Astakhov’s words about the weakness of Turkey’s position in Yemen were confirmed by 1929 and Khakimov: “The Turkish representative Sani-Bey put two questions to Yahya: the question of paying Yahya for the weapons left by the Turks and the participation of Yemen in the Ottoman debt. Yahya categorically refused to fulfill both the first and second versions of Turkish wishes ”[26]. Thus, the conclusion of N.Yu. is erroneous. Vasilyeva that “the calculation of the NKID on the use of Kemalist Turkey in the“ Yemeni issue ”turned out to be correct ...” [27]. Moreover, even 15 March 1928 g. Karahan wrote plenipotentiary in Turkey Ya.Z. Suritsa, that from his reports it follows that "the Turks are inclined to coincide with their assistance in settling our relations with Yemen by the time when they conclude an agreement with Yemen" [28].

This, in his letter to the NKID of 7 in May of 1929, was also indirectly confirmed by the Soviet Consul General in Jeddah, N.T. Turyakulov [29]: “This treaty provides the legal basis for our trade in Arabia, where we have not yet been in contractual relations with any state. In addition to its trade significance, the Sanaa Treaty is valuable for us because it testifies to great trust in us in the countries of the East, which, in the person of Yemen, recognize the USSR as a friend of the peoples of the East ”[30].

What was the basis of this prestige for Yemen? Is it only in the benevolent attitude of the Soviet Union to the countries of the East and the desire to help them get rid of colonial dependence? A letter of an unknown high-ranking Soviet representative in Yemen, presumably Astakhov, addressed to Karakhan reveals the reason for Imam Yahya’s interest in relations with the Soviet Union: “... Question (about the supply of Soviet weapons. - PG) was the main motive that prompted Yemenprän [31] to make an agreement with us ... Rahib in a farewell conversation stressed that this issue is the only basis of the agreement ”[32].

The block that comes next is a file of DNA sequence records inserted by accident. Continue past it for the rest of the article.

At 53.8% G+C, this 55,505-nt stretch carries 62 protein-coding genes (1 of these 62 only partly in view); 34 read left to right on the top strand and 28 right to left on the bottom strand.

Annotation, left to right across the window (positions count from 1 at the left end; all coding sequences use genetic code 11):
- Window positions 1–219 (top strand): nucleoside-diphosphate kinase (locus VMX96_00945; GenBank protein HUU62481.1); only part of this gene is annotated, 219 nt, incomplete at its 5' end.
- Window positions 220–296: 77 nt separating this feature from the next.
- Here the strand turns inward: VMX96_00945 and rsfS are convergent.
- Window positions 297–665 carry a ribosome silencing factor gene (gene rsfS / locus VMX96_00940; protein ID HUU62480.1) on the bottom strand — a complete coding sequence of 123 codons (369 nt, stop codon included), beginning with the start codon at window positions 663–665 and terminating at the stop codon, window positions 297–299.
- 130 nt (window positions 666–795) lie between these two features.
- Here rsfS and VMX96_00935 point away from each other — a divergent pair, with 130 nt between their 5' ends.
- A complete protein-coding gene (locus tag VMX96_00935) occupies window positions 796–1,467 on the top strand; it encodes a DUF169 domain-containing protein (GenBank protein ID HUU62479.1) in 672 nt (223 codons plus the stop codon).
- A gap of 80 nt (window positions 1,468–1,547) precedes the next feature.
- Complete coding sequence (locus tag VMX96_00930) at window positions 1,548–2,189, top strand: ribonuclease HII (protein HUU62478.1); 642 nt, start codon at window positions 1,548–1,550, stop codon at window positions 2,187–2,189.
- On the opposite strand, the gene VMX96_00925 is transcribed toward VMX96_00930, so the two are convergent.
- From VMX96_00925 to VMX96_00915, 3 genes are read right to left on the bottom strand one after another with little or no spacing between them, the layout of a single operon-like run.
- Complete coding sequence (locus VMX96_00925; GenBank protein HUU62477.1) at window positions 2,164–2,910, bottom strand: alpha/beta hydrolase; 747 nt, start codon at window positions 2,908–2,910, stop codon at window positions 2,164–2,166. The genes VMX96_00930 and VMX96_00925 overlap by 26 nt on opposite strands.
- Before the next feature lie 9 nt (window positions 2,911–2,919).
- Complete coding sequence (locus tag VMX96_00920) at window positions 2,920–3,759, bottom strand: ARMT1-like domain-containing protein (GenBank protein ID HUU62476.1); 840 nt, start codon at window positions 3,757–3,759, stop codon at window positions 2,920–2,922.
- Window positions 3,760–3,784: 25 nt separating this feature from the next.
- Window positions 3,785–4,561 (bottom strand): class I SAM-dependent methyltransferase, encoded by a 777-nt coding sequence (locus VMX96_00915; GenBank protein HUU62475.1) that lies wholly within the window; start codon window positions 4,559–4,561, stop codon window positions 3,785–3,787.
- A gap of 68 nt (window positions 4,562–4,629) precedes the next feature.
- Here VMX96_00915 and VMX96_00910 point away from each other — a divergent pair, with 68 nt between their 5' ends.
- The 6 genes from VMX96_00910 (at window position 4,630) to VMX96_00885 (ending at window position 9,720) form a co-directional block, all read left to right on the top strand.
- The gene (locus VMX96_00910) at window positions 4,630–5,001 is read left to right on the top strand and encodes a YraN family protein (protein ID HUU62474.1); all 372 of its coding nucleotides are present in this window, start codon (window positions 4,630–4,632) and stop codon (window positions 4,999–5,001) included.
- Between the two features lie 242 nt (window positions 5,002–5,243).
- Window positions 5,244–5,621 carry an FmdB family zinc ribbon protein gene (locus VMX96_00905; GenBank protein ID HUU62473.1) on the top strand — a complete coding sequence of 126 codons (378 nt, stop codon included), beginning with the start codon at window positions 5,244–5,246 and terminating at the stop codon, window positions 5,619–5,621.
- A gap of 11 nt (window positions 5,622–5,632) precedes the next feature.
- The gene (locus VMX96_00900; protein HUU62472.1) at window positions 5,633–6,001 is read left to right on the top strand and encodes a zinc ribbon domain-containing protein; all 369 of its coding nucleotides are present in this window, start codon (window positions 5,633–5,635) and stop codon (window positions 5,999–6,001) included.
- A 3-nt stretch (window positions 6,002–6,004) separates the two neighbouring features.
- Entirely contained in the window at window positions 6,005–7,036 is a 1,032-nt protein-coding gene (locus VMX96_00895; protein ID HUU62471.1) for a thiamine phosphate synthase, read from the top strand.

The correspondence between the Soviet leadership and Yahya mentions some “needs” and “wishes” on the part of the Yemeni government, transmitted orally through Soviet representatives. [33] “We ask you to take care of sending the goods that you promised to send us to the nearest time "[34]. We have no doubt that we are talking about the supply of Soviet weapons to Yemen.

The Yemeni side asked “first of all anti-aircraft guns”, expressing readiness to hire Soviet military instructors in the case of their supplies, as well as “to coordinate with the USSR and during the war [, supposed between the USSR and Great Britain,] to make a diversion to Aden [ 35] and Bab el-Mandeb [36] ”[37].

Khakimov, in a letter to 15 in July, 1929 reported to Karakhan on 38 in July: “He (Yahya. - PG) told the following: they, expecting complications in their relations with the British and knowing that these complications would be caused by armed attacks by the British, that their air forces will take part in this attack, in view of this they (the king), conducted negotiations with the Italians. The Italians agreed to sell them several anti-aircraft guns. But at the very moment of the implementation of this agreement, Mussolini had a date with Chamberlain, and as a result Mussolini refused to fulfill his promise. ”[XNUMX].

Thus, the UK by its bombardment of the Yemeni cities of Damar, Ibb, Kaatab, Taiz, Al-Dali, Yarim and others. concluding a treaty with the Soviet Union, strengthening the position of the latter in the Red Sea region.

Even before the signing of the Treaty, the first Soviet ship that arrived in Hodeidah, “Tobolsk” - 4 June 1928 delivered here approx. 200 tons of goods [40], mainly sugar. [41] Over time, with the help of sugar, the Soviet representatives in Yemen squeezed out their European competitors, taking strong positions, and were able to expand trade. [42] In addition to sugar, the USSR supplied sparkling water to Yemen, canned food, starch products, timber, soap, manufactory, flour, oil products (mainly kerosene), yarn, molasses, hemp ropes, wheat, samovars, candles, matches, glass, fabrics, porcelain, earthenware and cement. From 1930, Soviet agricultural machinery and equipment began to arrive in Yemen, to assist in the development of which a tractor driver and instructor was sent there. The Soviet Union gave the Yemeni side materials and equipment to create a telegraph and telephone network. [43]